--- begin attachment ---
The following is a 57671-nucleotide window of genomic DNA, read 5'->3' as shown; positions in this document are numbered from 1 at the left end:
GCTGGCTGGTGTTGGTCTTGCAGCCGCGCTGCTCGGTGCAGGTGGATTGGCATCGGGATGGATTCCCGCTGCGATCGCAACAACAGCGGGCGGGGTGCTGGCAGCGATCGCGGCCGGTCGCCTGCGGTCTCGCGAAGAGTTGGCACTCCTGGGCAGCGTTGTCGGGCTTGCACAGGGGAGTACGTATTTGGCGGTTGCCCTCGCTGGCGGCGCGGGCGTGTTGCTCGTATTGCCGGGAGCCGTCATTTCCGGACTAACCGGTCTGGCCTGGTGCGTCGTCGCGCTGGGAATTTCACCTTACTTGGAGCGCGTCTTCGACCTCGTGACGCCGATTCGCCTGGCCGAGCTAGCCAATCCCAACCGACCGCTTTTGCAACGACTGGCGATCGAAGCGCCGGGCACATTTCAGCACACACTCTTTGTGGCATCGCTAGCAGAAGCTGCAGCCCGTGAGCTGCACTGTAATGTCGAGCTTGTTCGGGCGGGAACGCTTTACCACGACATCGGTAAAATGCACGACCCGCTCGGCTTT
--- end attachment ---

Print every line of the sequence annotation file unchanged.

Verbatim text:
The following is a 57671-nucleotide window of genomic DNA, read 5'->3' as shown; positions in this document are numbered from 1 at the left end:
GCTGGCTGGTGTTGGTCTTGCAGCCGCGCTGCTCGGTGCAGGTGGATTGGCATCGGGATGGATTCCCGCTGCGATCGCAACAACAGCGGGCGGGGTGCTGGCAGCGATCGCGGCCGGTCGCCTGCGGTCTCGCGAAGAGTTGGCACTCCTGGGCAGCGTTGTCGGGCTTGCACAGGGGAGTACGTATTTGGCGGTTGCCCTCGCTGGCGGCGCGGGCGTGTTGCTCGTATTGCCGGGAGCCGTCATTTCCGGACTAACCGGTCTGGCCTGGTGCGTCGTCGCGCTGGGAATTTCACCTTACTTGGAGCGCGTCTTCGACCTCGTGACGCCGATTCGCCTGGCCGAGCTAGCCAATCCCAACCGACCGCTTTTGCAACGACTGGCGATCGAAGCGCCGGGCACATTTCAGCACACACTCTTTGTGGCATCGCTAGCAGAAGCTGCAGCCCGTGAGCTGCACTGTAATGTCGAGCTTGTTCGGGCGGGAACGCTTTACCACGACATCGGTAAAATGCACGACCCGCTCGGCTTT